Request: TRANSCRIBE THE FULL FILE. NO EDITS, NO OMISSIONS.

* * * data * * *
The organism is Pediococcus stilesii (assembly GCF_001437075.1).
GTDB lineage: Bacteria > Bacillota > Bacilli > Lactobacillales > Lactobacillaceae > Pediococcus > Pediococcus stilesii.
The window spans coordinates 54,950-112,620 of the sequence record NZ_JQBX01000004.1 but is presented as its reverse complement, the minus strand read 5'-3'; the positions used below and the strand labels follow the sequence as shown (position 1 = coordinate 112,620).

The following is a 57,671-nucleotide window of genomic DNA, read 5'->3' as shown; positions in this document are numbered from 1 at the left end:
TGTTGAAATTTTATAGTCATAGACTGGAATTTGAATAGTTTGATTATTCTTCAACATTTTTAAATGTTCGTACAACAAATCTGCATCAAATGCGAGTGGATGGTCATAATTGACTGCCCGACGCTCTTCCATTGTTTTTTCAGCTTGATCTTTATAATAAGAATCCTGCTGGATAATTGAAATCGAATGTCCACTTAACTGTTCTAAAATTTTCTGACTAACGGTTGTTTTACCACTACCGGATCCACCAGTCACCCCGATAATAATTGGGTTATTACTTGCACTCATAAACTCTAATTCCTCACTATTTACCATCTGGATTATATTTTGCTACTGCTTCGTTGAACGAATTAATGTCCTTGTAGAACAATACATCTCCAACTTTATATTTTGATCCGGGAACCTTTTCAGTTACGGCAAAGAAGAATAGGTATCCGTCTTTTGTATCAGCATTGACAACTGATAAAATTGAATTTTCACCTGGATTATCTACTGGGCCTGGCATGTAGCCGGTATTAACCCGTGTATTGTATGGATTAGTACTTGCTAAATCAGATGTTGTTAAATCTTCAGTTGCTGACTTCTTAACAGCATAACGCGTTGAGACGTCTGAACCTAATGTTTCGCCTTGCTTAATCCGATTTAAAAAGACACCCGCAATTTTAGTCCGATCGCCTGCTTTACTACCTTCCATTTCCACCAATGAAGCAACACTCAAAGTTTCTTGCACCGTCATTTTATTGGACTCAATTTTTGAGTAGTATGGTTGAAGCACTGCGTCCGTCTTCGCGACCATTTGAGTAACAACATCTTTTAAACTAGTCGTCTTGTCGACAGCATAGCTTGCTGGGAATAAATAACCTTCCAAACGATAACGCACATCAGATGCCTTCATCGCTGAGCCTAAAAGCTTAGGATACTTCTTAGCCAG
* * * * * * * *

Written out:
The organism is Pediococcus stilesii (assembly GCF_001437075.1).
GTDB lineage: Bacteria > Bacillota > Bacilli > Lactobacillales > Lactobacillaceae > Pediococcus > Pediococcus stilesii.
The window spans coordinates 54,950-112,620 of the sequence record NZ_JQBX01000004.1 but is presented as its reverse complement, the minus strand read 5'-3'; the positions used below and the strand labels follow the sequence as shown (position 1 = coordinate 112,620).

The following is a 57,671-nucleotide window of genomic DNA, read 5'->3' as shown; positions in this document are numbered from 1 at the left end:
TGTTGAAATTTTATAGTCATAGACTGGAATTTGAATAGTTTGATTATTCTTCAACATTTTTAAATGTTCGTACAACAAATCTGCATCAAATGCGAGTGGATGGTCATAATTGACTGCCCGACGCTCTTCCATTGTTTTTTCAGCTTGATCTTTATAATAAGAATCCTGCTGGATAATTGAAATCGAATGTCCACTTAACTGTTCTAAAATTTTCTGACTAACGGTTGTTTTACCACTACCGGATCCACCAGTCACCCCGATAATAATTGGGTTATTACTTGCACTCATAAACTCTAATTCCTCACTATTTACCATCTGGATTATATTTTGCTACTGCTTCGTTGAACGAATTAATGTCCTTGTAGAACAATACATCTCCAACTTTATATTTTGATCCGGGAACCTTTTCAGTTACGGCAAAGAAGAATAGGTATCCGTCTTTTGTATCAGCATTGACAACTGATAAAATTGAATTTTCACCTGGATTATCTACTGGGCCTGGCATGTAGCCGGTATTAACCCGTGTATTGTATGGATTAGTACTTGCTAAATCAGATGTTGTTAAATCTTCAGTTGCTGACTTCTTAACAGCATAACGCGTTGAGACGTCTGAACCTAATGTTTCGCCTTGCTTAATCCGATTTAAAAAGACACCCGCAATTTTAGTCCGATCGCCTGCTTTACTACCTTCCATTTCCACCAATGAAGCAACACTCAAAGTTTCTTGCACCGTCATTTTATTGGACTCAATTTTTGAGTAGTATGGTTGAAGCACTGCGTCCGTCTTCGCGACCATTTGAGTAACAACATCTTTTAAACTAGTCGTCTTGTCGACAGCATAGCTTGCTGGGAATAAATAACCTTCCAAACGATAACGCACATCAGATGCCTTCATCGCTGAGCCTAAAAGCTTAGGATACTTCTTAGCCAG